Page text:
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Amy Klobuchar Shares She Battled Breast Cancer During Pandemic: And So Did I

By Lori Perkins

Image Taken from Amy Klobuchar's Medium Essay

I woke up this morning to a statement on Medium by Senator Amy Klobuchar informing us that she had been diagnosed with Stage 1 breast cancer on her right side during the pandemic, had a lumpectomy and undergone radiation treatment and was now cancer free. It was like I was reading my own writing, except I’m not a US Senator, and I had Stage 3 cancer with lymph node removal, as well as a full round of chemo, but I, too, am cancer-free now.

Like Sen. Klobuchar, I, too, put off getting my annual mammogram when we were all locked down. Thankfully I only waited a few months, but I too had the dreaded white spots that lead to a biopsy and diagnosis.

All I can say is that no matter how busy you are and/or how frightened you are about seeing a doctor during a pandemic, DO NOT put your mammogram off. The earlier they can catch this, the better your chances of survival are.

I know this because I also read that Sarah Harding, a member of the British pop girl band Girls Aloud, died from breast cancer this past Sunday after a diagnosis in August 2020. Mine was July 2020, but I am thankfully still here.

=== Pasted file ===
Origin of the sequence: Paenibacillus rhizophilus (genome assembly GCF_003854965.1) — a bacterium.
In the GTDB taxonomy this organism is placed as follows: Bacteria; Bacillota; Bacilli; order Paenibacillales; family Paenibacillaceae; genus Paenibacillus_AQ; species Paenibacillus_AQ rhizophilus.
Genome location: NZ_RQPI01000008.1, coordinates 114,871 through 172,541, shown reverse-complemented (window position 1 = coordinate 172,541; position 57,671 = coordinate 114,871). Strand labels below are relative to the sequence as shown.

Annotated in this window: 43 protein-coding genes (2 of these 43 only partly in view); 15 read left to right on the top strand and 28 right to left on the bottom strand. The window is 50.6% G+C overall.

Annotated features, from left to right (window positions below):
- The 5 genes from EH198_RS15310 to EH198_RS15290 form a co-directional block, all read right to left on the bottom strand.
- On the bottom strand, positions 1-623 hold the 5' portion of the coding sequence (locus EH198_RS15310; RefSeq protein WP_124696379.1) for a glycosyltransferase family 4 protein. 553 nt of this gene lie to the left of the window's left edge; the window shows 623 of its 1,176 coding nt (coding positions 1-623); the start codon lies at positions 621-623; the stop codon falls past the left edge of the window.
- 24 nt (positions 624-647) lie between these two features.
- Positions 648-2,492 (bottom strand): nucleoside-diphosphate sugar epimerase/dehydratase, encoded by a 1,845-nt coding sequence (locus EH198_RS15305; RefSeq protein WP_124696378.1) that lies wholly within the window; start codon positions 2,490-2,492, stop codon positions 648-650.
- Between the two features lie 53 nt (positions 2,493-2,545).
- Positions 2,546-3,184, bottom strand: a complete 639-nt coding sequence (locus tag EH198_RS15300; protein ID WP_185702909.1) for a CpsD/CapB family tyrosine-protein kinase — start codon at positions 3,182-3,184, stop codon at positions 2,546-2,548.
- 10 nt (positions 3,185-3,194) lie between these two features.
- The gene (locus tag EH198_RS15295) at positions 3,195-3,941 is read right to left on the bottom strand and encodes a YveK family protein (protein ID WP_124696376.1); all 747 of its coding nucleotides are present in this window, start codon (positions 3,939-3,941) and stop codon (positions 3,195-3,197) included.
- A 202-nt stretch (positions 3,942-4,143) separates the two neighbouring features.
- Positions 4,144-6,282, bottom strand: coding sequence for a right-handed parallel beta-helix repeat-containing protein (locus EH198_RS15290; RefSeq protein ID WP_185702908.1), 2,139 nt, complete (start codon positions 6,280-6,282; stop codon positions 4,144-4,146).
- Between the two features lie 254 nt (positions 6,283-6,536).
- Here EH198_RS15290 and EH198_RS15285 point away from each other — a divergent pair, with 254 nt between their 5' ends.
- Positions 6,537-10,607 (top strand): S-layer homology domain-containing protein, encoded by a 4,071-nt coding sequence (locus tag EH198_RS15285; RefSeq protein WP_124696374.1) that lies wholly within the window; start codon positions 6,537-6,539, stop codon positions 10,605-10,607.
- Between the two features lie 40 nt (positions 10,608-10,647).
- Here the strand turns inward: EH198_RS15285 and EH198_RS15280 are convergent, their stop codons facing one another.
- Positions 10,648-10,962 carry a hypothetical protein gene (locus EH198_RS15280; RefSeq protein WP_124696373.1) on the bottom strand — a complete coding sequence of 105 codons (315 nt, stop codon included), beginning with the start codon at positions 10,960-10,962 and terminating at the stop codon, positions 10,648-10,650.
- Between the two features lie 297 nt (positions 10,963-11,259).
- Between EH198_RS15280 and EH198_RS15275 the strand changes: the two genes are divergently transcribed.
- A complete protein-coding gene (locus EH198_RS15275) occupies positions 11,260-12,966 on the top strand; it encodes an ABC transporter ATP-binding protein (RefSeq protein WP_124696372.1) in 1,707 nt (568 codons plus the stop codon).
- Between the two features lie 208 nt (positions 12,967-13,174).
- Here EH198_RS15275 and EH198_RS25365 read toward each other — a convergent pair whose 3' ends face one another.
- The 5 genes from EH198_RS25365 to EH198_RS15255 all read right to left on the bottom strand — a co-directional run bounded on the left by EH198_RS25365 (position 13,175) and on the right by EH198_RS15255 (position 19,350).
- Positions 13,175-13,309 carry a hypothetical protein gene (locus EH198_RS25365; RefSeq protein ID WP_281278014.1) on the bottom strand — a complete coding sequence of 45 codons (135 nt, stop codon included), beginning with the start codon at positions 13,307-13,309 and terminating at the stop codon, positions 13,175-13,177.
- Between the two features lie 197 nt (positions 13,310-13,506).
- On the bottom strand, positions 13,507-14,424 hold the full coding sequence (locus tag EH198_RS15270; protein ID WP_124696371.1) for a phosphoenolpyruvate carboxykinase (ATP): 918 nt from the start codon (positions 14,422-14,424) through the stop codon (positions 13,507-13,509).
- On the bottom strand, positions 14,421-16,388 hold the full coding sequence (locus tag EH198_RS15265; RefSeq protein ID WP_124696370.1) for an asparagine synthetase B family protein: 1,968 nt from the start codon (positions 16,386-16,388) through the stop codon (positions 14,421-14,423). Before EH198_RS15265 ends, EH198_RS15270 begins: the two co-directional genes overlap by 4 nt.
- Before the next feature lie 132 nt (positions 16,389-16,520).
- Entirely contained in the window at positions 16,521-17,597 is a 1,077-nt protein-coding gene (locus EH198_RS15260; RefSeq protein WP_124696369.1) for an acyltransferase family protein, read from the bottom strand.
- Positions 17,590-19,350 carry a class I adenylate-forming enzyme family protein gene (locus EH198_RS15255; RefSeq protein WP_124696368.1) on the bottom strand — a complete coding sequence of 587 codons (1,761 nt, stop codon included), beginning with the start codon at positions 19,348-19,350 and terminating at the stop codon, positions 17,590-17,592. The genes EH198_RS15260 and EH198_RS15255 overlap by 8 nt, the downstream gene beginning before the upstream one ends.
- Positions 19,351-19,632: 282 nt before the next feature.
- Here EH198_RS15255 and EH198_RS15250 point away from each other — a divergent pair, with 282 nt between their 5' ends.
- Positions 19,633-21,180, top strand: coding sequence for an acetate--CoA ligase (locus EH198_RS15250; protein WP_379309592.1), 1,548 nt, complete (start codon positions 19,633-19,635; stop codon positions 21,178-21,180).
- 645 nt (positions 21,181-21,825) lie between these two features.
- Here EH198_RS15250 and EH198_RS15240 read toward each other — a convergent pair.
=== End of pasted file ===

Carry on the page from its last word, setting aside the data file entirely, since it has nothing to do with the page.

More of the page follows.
Self-exams are great but breast cancer often can’t be found that way and today’s enhanced mammogram machines can find things early. If your insurance will pay for it, get it starting at 30 (if not, see if you can get one at one of these free testing sites, especially if it runs in your family). Sarah Harding died at 39, when 40 is supposed to be the beginning age for testing. And don’t listen to any male doctors (my own GP) who tall you to go every other year. Do it every year!

If you can, make a ritual out of it with your friends. Before the pandemic, when mammograms used to be much more painful, I used to go and then took myself out for a fancy French meal as a reward. Now, I have “pink sisters” (and a “pink brother” too—men can develop breast cancer and often die from it because they don’t even think it can happen to them), and we arrange our appointments for the same day and then go to a museum and a lunch together.

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